Surfs Up in Wyoming

The clouds were formed as a result of a phenomenon known as Kelvin-Helmholtz instability

The surf was up Tuesday afternoon along the crest of the Bighorn Mountains. Sky surf, that is.

Those looking westward from Sheridan, Wyo., witnessed exceptional examples of giant cloud waves as they curled and crashed over the snowy landscape. The wave clouds were crafted by a phenomenon known as Kelvin-Helmholtz instability, which occurs as a result of differences in air density in adjacent layers of the sky. Moisture and strong winds are required for these clouds to trace their wavelike shape.

The Bighorn Mountains span northern Wyoming and southern Montana and stretch into the High Plains. They are independent from the Rockies to their west but magnificent in their own right.

Kelvin-Helmholtz wave clouds form in environments characterized by strong winds aloft and rising channels of instability off the ground. As the instability channel ascends, it is pushed over by the strong winds above, spinning up eddies.

In this case, it seems likely that the terrain of Bighorns helped force the air to rise through a process known as orographic lift. Some pockets of instability may have developed as the sun heated the ground and rose into much colder air aloft.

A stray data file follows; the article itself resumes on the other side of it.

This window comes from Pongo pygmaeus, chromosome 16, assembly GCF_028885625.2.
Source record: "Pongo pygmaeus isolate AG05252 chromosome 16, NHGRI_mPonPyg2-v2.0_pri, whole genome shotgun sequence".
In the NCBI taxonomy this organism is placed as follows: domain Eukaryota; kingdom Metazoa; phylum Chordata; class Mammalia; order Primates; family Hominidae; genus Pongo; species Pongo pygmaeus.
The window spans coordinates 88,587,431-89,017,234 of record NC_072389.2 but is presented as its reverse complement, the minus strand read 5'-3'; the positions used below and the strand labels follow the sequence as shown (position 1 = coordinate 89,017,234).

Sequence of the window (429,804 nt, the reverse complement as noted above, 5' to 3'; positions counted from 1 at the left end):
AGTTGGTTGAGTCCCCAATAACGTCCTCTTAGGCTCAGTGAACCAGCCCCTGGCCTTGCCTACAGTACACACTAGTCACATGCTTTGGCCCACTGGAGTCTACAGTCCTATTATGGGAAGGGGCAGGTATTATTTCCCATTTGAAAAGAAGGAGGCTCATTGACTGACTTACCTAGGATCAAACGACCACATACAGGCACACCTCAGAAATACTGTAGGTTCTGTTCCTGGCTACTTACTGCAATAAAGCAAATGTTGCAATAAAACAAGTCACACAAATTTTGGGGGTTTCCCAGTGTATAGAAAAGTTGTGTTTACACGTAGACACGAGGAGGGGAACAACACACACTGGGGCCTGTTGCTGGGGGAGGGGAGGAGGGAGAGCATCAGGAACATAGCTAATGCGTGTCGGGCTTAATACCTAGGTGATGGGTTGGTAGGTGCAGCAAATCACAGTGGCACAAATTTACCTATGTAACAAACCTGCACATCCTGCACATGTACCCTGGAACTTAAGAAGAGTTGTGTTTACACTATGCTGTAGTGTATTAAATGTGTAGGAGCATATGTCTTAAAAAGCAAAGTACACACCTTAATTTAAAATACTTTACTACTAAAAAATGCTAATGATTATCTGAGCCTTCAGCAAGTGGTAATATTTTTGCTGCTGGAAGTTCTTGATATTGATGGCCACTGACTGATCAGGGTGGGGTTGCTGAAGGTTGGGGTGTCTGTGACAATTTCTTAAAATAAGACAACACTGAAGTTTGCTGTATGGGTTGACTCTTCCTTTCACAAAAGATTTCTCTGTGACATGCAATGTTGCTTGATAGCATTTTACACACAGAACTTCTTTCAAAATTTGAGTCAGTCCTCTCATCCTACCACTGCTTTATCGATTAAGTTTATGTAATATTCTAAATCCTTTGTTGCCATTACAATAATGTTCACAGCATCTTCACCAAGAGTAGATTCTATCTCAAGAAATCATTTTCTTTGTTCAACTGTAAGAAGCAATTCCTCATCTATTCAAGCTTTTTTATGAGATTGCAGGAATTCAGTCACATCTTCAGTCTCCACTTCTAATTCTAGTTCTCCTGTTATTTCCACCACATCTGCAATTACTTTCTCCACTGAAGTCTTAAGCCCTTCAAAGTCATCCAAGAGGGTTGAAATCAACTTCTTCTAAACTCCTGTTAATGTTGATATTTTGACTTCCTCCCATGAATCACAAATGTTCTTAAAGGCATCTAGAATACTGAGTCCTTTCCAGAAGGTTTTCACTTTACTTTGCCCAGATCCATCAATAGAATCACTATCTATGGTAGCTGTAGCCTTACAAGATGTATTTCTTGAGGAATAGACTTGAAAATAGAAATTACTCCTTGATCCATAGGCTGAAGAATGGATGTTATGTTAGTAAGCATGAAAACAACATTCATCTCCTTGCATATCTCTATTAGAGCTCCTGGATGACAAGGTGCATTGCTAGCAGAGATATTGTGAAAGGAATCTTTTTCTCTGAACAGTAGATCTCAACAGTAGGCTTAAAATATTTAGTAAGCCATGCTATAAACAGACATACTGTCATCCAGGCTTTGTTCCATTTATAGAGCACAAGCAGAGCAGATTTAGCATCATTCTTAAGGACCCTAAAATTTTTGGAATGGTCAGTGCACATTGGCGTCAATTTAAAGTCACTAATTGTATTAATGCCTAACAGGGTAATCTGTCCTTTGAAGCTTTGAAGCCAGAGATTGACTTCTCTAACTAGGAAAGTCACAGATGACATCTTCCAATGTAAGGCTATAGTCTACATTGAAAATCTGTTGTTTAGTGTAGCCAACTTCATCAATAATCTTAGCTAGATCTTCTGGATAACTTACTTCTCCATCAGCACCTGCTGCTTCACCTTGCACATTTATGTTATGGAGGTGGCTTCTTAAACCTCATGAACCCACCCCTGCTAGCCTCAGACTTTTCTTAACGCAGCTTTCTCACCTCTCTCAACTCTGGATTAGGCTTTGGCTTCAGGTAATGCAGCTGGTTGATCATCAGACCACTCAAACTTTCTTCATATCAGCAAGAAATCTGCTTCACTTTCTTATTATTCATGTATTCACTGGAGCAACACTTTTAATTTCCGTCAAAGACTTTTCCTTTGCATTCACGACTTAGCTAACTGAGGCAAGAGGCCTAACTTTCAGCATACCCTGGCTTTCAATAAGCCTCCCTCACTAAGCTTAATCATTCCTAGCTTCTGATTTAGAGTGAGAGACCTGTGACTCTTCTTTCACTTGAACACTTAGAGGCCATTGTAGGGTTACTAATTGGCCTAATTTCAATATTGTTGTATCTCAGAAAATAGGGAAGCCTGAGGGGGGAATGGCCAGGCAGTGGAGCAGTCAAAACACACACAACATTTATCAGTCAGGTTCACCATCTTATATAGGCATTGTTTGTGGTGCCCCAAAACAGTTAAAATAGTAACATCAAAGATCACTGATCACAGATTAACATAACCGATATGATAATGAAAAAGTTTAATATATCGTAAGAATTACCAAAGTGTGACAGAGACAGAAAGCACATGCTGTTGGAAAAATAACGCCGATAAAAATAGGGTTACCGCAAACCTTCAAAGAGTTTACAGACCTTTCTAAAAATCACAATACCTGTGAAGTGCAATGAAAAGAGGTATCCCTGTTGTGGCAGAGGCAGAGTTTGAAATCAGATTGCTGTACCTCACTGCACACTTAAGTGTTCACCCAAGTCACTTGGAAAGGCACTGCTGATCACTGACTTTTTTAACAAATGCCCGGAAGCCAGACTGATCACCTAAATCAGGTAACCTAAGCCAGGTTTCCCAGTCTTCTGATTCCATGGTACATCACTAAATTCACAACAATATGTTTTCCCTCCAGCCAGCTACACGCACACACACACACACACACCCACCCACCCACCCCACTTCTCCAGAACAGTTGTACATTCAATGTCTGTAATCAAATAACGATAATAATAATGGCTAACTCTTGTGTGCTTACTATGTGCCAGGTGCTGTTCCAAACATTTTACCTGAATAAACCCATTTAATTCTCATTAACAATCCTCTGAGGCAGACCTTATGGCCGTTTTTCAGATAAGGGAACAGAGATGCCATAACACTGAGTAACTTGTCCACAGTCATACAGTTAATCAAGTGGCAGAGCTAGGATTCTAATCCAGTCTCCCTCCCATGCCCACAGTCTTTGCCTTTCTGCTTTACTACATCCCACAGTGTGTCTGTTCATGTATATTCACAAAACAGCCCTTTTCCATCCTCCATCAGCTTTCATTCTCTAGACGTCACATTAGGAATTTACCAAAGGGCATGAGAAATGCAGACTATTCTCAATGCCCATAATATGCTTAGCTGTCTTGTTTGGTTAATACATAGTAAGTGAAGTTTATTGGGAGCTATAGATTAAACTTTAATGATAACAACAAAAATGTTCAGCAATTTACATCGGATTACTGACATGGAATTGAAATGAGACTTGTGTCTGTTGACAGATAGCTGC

A time lapse video of the scene appears to show the waves propagating southward along the spine of the Bighorn Mountains.

Tuesday evening’s wave train was big enough to be seen from weather satellites in space!

Kelvin-Helmholtz instability is not only found in the atmosphere but also in other fluids both on Earth and in space. Such wave clouds in the atmosphere aren’t uncommon, particularly near mountain peaks, but tend to be rather fleeting. Pristine examples are rare.

Tuesday’s spectacle in Wyoming was exceptional for its size and textbook structure. It is reminiscent of another mountain display of Kelvin-Helmholtz waves in 2015 in Breckenridge, Colo.

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